On Christmas day there is a great feast in Dublin. This, you know, is the chief city of Ireland. The feast is made for the children. There are in that city a great many little ones who are very very poor. There are kind people there, also, who look after these poor children. They have what they call “ragged schools,” where many of them are taught to read, and to sew, and other useful things.
Dr. Nelaton is a famous minister in Dublin, and every year he, with other good people, gets up this great feast for the children. About eight hundred of them came last year. Some of these were only half-clad, and all were very ragged. They were seated at long, narrow tables, which were covered with a white cloth, The children from the ragged schools wore aprons in bright colors, to hide their rags. Each school had a color of its own. These aprons were only lent them for the day, and the children felt very fine in them. But there were two long rows without any aprons. These were little ones who had been picked up along the streets. Each ragged scholar had permission to bring all the children he could find. And, oh, how ragged and dirty these two rows were!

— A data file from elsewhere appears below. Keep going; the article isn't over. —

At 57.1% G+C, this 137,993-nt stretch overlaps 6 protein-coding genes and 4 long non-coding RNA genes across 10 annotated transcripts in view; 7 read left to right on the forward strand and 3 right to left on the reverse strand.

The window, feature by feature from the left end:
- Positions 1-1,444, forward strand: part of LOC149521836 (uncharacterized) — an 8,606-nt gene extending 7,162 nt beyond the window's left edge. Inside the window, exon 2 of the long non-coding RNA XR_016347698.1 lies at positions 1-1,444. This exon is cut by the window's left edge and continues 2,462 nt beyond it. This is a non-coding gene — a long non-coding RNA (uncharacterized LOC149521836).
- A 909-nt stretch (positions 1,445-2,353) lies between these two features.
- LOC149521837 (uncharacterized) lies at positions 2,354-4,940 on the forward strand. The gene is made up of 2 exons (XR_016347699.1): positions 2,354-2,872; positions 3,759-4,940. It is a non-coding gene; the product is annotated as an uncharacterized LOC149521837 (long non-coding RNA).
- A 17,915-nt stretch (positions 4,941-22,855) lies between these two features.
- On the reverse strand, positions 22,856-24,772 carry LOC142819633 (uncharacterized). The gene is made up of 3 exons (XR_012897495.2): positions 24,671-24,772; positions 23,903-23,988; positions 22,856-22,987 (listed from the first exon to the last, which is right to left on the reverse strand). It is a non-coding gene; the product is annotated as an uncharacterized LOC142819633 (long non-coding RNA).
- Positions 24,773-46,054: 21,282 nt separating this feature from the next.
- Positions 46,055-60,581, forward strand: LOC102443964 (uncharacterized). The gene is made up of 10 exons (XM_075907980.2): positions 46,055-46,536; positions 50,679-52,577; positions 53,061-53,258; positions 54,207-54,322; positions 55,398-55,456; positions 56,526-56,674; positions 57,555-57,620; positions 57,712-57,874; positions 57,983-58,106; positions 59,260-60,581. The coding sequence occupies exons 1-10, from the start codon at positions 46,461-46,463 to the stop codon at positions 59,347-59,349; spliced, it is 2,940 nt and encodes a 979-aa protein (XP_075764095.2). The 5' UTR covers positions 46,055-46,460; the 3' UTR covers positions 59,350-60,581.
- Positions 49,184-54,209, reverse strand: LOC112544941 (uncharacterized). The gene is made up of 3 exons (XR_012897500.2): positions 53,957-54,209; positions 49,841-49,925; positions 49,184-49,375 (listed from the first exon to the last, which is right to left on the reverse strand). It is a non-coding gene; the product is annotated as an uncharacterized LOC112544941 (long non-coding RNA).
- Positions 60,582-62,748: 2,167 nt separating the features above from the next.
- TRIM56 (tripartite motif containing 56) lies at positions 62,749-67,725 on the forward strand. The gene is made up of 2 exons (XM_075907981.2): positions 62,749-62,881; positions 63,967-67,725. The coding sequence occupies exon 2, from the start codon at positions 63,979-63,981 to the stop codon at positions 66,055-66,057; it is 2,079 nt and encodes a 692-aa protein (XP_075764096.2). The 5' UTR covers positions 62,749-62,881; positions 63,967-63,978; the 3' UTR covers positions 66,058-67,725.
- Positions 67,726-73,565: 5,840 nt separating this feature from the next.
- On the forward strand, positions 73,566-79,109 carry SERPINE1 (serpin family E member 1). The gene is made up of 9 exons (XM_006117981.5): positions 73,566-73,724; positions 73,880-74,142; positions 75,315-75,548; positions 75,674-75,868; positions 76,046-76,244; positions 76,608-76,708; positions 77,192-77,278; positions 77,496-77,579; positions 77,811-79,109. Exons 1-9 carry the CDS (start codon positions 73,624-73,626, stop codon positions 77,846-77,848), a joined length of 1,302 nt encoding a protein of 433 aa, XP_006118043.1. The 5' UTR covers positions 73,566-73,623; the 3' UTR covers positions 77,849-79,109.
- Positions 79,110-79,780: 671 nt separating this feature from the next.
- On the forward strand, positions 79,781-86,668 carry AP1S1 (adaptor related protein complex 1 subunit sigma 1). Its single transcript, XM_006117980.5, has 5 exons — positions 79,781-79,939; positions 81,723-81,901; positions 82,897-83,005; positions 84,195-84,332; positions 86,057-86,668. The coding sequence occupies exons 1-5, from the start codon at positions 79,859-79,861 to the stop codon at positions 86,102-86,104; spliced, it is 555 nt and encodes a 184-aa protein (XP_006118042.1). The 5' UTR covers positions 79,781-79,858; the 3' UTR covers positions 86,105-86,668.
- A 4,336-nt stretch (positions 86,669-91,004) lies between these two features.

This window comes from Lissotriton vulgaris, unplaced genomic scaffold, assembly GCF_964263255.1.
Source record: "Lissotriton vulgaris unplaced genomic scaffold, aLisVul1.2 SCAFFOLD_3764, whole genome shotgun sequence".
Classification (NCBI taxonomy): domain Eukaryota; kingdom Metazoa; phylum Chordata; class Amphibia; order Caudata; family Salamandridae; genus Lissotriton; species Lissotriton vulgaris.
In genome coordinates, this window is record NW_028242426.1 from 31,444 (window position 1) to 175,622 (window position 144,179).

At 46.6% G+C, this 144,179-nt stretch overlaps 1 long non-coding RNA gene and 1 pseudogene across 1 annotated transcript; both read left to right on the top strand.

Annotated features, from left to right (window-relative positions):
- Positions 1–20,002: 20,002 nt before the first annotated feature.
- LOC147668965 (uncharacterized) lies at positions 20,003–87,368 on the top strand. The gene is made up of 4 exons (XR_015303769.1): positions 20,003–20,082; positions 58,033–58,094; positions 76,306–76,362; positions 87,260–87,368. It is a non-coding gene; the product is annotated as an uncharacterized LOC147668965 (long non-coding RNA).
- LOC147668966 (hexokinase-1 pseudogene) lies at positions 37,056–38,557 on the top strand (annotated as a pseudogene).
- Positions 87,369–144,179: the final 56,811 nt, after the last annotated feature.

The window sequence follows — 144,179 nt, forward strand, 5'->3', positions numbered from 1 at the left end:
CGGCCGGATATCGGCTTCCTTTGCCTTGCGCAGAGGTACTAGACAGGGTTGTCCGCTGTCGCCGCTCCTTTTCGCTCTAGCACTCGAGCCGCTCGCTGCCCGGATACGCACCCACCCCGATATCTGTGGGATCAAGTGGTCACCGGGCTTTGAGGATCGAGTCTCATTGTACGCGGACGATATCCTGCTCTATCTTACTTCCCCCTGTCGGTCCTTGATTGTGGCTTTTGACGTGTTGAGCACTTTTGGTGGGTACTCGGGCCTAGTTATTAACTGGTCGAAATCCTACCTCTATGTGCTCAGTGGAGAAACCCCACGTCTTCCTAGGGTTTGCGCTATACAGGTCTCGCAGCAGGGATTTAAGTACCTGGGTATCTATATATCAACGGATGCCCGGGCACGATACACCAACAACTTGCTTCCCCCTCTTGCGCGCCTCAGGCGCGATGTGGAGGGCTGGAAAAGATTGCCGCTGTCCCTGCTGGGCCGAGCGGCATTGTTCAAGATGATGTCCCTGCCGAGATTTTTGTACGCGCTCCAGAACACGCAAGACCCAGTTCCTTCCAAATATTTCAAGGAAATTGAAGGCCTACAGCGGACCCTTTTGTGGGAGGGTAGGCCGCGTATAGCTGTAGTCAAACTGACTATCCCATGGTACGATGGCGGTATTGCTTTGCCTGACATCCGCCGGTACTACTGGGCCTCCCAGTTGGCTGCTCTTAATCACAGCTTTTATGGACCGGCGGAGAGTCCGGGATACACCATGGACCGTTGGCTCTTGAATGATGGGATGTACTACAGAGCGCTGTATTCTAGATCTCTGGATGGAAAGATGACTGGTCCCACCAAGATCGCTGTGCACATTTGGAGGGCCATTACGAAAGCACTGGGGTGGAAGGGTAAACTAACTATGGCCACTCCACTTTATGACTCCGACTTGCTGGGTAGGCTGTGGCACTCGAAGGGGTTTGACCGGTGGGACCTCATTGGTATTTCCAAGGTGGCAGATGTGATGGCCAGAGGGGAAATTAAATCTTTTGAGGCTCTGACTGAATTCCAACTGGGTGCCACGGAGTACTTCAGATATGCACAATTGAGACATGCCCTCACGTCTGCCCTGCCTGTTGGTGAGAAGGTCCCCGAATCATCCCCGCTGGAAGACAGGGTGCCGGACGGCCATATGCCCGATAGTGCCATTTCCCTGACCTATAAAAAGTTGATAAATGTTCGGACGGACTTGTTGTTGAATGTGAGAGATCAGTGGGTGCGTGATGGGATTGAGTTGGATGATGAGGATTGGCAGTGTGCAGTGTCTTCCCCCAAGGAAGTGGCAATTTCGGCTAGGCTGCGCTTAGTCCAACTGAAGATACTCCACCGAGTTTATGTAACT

But they brightened up, just like the children with aprons, when they saw the feast. A huge mug of steaming tea and an immense bun to each child! Rarely did they have such a treat as this. And how they did eat! Each child had all he wanted. It would have done you good to see their poor, pinched faces beam with delight. During the meal a large throng of orphan children in the gallery sung some sweet songs. Then, after the feast, there were small gifts, and little speeches and prayers, and more songs. The little ragged ones seemed like new beings in this atmosphere of love. Such a glad day as that Christmas was a rare event in their sad lives. Children who live in happy homes know little about the sufferings of the poor. Perhaps, if they knew more, such little ones would try harder, by gifts and kind acts, to carry sunshine to sorrowful hearts.